Centre For Rural Studies and Enrichment — November 2004
Compare the Share, Phase I was published in 1991 by the Hon. Ralph Ferguson, M.P. and his staff. The study compared producer, processor and consumer prices during the 1980’s. In 1998, Mr. Ferguson donated the information from Compare the Share, to The Centre for Rural Studies and Enrichment at St. Peter’s College in Muenster. The unfolding crisis in agriculture in 1999 generated considerable interest in bringing “Compare the Share” up to date. During the summer and fall of 1999, the data was extended back through the 1970’s and updated to include the most recent statistics. In the summer of 2004, we again began to receive inquiries about whether Compare the Share had been updated. With support from the Ontario Federation of Agriculture, we were able to hire a student to find the new data.
“Compare the Share, Phase I” showed that farm gate prices during the 10 year period from 1980 to 1990, had increased very little while the prices to consumers had increased dramatically. The Family Farm in Question: Compare the Share Revisited traced prices back to the 1970’s when farm gate prices and retail prices were more closely aligned. Through the 1990’s the price gaps that opened in the 1980’s continued and in some cases widened. This update of Compare the Share finds retail prices increasing faster in the past five years than they did in the early 1990’s, again in most cases with no corresponding increase in the prices paid to farmers.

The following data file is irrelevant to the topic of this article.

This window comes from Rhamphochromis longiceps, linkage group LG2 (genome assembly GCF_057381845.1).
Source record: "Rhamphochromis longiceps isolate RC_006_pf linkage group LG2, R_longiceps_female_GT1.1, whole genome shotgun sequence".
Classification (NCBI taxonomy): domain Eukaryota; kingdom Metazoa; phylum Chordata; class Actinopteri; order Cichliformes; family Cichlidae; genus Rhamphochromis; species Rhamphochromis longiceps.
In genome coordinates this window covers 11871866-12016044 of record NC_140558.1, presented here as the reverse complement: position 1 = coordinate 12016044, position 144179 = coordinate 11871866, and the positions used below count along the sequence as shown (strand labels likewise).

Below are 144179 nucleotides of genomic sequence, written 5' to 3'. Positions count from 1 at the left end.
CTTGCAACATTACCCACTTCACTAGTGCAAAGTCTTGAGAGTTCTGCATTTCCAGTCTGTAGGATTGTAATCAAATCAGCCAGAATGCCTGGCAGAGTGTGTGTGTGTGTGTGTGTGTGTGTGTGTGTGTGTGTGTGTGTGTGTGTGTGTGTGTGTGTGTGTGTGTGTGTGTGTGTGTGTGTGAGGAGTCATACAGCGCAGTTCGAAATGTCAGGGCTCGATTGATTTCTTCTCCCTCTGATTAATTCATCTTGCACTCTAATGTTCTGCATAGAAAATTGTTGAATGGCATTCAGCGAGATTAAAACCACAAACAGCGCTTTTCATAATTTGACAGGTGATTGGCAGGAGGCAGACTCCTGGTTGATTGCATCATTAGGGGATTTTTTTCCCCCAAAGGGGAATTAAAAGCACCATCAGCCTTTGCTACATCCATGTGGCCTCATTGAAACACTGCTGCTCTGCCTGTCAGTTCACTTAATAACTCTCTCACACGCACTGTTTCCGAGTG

Farmers in the agricultural sectors regulated by marketing boards saw the prices for their products follow the wholesale and retail prices more closely and in those sectors, farmers have retained a higher percentage of the retail price. The importance of the stability afforded by marketing boards is pointed out in a new study by the George Morris Institute which makes the link between the economic stability enjoyed by supply managed agricultural industries and the vibrancy of neighboring rural communities.
Farm families continue to subsidize their farm with off farm employment. In 2000, 73% of the total income of the average Canadian farm family came from off the farm. Managing a farming operation after a full day’s work off the farm combined with the stress of keeping the farming operation going in the face of low commodity prices poses a terrible burden on many farm families.
Ralph Ferguson stated in 1991 that “current prices for farm commodities do not allow for sustainable agriculture” in Canada. Again these words remain valid, as low commodity prices, weather problems and the BSE crisis mean the outlook for many farmers is grim. That the sustainability of the family farm in Canada is at risk is evident in the newest Census of Agriculture numbers that show a decline of 10.7% in the number of Canadian farms between 1996 and 2001.
This study examines trends in the farm sector without detailed consideration of underlying causes. The information in “The Farmers’ Share: Compare the Share 2004” comes from publicly maintained statistics. These sources along with the assumptions used in the analysis are listed in the endnotes.